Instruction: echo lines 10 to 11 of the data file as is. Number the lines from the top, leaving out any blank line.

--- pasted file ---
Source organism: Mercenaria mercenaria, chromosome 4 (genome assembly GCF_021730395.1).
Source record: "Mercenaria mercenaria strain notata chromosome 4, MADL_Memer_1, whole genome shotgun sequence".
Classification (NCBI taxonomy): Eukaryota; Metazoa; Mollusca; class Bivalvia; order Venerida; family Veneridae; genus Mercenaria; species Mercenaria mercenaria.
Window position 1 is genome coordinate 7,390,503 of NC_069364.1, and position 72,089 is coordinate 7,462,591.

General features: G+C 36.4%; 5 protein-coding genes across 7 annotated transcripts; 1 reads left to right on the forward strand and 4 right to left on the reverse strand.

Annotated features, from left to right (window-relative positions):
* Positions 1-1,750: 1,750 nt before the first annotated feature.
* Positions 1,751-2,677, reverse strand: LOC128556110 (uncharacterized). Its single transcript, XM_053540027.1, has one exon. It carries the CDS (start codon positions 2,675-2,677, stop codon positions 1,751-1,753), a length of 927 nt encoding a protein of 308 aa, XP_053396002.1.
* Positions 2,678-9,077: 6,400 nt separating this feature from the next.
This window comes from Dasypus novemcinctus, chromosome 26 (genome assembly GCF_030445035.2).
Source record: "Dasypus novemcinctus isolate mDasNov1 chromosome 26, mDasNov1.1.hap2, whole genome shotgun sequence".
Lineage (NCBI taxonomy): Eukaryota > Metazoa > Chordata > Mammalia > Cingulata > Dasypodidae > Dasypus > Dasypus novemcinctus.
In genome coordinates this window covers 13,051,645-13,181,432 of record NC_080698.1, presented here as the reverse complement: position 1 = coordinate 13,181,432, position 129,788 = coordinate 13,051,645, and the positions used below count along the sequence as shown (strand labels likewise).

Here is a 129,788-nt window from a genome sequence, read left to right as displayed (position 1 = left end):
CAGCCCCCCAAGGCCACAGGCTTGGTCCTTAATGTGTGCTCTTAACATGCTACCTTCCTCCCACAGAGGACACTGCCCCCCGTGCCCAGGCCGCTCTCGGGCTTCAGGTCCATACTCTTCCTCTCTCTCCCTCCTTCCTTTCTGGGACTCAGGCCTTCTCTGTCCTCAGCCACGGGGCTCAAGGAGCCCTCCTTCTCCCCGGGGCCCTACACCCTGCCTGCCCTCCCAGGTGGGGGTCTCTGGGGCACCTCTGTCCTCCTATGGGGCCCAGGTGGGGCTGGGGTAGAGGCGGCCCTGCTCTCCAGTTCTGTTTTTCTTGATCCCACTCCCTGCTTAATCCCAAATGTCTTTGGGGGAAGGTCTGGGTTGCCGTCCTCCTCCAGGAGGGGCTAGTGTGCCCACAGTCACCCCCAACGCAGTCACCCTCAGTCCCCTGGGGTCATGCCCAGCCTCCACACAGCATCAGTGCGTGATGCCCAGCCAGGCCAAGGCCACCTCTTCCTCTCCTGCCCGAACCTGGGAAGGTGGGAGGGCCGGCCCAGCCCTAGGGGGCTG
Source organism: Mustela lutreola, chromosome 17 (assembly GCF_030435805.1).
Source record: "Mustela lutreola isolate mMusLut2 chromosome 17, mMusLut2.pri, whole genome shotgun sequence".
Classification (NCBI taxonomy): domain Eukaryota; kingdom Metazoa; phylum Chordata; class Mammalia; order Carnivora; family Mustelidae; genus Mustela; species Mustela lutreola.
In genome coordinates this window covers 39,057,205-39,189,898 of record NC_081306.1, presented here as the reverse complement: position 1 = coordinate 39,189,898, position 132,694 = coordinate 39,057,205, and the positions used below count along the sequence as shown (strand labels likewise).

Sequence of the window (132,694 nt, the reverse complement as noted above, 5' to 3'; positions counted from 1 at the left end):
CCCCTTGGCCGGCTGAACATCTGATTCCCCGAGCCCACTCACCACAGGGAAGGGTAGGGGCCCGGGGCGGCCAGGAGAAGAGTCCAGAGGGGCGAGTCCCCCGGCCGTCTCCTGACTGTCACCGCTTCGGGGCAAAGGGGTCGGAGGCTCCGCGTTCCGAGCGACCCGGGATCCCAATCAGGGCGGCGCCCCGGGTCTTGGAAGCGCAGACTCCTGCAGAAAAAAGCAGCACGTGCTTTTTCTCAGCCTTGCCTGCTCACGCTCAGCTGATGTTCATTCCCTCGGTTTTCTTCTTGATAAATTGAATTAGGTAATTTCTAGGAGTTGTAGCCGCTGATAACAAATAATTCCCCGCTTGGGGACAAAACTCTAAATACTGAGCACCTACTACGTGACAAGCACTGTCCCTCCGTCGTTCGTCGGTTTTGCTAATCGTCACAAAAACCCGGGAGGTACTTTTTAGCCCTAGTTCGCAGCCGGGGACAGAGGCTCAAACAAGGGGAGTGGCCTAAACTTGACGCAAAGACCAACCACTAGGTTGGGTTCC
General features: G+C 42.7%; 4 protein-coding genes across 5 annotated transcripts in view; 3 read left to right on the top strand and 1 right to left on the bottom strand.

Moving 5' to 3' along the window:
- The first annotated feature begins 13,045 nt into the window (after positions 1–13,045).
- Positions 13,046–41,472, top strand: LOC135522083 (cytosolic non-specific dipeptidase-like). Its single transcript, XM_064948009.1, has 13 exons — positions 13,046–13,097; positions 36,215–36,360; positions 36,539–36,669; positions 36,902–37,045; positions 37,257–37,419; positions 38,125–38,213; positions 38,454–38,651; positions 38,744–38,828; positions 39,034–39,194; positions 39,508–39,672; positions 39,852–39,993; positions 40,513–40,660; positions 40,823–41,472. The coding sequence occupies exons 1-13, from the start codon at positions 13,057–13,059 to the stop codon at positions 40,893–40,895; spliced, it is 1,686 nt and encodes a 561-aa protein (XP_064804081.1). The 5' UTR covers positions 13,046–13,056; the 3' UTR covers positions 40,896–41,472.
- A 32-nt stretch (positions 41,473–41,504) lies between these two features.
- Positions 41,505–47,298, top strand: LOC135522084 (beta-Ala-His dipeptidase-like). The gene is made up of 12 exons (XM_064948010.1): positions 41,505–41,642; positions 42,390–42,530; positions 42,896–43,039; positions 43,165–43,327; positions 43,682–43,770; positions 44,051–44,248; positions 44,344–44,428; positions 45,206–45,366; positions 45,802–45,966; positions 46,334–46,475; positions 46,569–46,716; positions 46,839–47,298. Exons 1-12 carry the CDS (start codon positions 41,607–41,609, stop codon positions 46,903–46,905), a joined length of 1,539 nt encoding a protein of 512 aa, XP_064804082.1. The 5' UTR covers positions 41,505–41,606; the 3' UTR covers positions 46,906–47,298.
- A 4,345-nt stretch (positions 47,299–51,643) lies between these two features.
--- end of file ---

This window comes from Dasypus novemcinctus, chromosome 26 (genome assembly GCF_030445035.2).
Source record: "Dasypus novemcinctus isolate mDasNov1 chromosome 26, mDasNov1.1.hap2, whole genome shotgun sequence".